I recently celebrated yet another birthday. They appear to come alarmingly more frequent. As a kid I used to count the birthday cards but now count, with amazement, the number of good wishes I receive via social media. The greetings come from the world over as my friends and family get spread further and further.
In the old days of course, one had to make a great effort of keeping a birthday book, buying a card, the correct value in stamps and remembering to put the card in the mail. These days, thanks to technology, we’re reminded automatically and all it requires is to post ‘Happy Birthday’ and to add an emoji or an imaginative sticker, gif or what have you.
That’s not to deride the process as I for one really (no, honestly, REALLY) like to wish my friends the best on their birthdays and appreciate being able to do so easily and across the world. The technology is a huge help to my memory and I love (thank you Mr Zuckerberg) being able to maintain contact with contacts from school, various workplaces as well as family, wherever they may be.
However I digress from what I intended to write.
I also received messages from a number of businesses that want my business. Starbucks for example. I’m a gift card spending , app using, loyalty card carrying Starbucks follower and of course they have my birthdate. So I get the message offering a free coffee. I know that this is an automatic system that just pings off the email, and I know that the free coffee costs virtually nothing. I also recognize that I probably won’t even claim my gift. But it makes me feel good none the less. My ego thinks they really care, even if my marketing brain knows different.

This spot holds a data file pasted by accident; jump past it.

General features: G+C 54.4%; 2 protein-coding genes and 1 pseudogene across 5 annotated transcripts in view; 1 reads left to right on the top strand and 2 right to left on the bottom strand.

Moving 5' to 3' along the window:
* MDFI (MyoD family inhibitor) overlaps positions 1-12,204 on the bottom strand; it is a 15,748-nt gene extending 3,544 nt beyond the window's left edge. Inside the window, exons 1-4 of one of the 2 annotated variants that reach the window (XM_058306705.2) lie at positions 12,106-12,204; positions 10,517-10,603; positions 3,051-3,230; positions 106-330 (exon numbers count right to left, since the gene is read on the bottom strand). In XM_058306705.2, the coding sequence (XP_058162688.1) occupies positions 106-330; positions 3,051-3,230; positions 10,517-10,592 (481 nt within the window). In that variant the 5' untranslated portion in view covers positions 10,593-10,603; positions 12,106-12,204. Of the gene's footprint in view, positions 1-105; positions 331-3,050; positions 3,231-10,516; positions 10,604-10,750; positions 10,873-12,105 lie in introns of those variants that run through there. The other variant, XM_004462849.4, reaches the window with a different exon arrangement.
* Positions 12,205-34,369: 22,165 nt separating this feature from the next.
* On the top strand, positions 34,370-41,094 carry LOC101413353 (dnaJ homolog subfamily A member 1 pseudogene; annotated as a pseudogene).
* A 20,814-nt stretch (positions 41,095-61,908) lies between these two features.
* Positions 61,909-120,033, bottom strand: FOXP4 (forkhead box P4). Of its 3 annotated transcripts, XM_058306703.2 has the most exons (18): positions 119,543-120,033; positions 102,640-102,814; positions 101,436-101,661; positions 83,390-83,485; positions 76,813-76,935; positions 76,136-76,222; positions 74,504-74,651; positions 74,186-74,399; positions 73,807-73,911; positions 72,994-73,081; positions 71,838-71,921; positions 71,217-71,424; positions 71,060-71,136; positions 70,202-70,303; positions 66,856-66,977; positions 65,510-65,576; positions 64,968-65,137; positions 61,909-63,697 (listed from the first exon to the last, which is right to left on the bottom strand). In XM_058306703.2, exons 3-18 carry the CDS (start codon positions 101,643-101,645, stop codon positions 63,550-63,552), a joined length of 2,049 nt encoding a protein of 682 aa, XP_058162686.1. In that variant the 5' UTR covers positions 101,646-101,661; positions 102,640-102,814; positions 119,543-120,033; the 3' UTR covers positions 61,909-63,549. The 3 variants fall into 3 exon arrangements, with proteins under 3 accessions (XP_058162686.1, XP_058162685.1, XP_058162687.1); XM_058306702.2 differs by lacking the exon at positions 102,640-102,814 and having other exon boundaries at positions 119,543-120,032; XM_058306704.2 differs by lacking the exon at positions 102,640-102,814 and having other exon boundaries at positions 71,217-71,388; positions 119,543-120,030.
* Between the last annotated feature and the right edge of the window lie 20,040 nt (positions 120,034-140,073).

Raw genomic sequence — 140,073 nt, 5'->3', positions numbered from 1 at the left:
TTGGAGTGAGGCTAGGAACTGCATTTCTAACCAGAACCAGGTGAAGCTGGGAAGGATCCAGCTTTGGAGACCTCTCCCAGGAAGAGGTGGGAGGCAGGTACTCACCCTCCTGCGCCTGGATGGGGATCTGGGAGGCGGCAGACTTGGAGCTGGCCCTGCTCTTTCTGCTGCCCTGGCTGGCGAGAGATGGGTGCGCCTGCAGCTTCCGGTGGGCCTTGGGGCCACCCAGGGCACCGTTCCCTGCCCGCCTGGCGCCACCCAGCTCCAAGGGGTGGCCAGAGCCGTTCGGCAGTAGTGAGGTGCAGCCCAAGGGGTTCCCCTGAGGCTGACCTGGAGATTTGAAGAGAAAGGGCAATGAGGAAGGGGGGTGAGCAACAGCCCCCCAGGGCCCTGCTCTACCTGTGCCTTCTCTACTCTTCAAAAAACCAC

So, tourism people, when that client registered on your website did you collect the birthday information? More to the point, when that traveler made a booking six months out from their travel date did you contact them during those months other than to send them a balance invoice?
Back in the 70s and 80s the travel agency I worked in used to make a calendar entry for all their clients bookings and regularly sent out postcards to the clients saying ‘only two months to your trip’, or ‘are you packing yet?’. We even considered sending postcards from their destination to keep the excitement going. It was a chore, delegated to the office junior, but mighty effective. We also sent out cards after the vacation asking how the trip had been, and later reminding them that as six months had past, they needed another break! The customers loved it and kept coming back.
These days all that information is easy to collect automatically (no need for the office junior!) and scheduling the emails, FB messages etc., requires little or no work. Cheap too – no postcards, stamps, addresses to look up or trips to the mail.
My free birthday gift to all of you in travel and tourism is to make use of your databases. Send out messages reminding people about their forthcoming vacation, thank them for their past trip (no, not the customer satisfaction survey, but a genuine ‘thanks for visiting and we want you back’ message), or even a ‘we’re missing you’ email.
For DMOs, when your collecting likes on Facebook, or addresses in your database, follow up with a message asking if they’ve booked? Send them Holiday Greetings – personalized of course – from The Sunshine State, The Red Fish Coast or wherever you are.
Yes, it’s corny. Yes, the customer knows it’s automatic. But they also, deep inside, appreciate it.
It’s like thanking them for their good review of TripAdvisor. It shows you’re listening and that, behind the technology, you do actually care.
Oh, and in case missed it – Happy Birthday!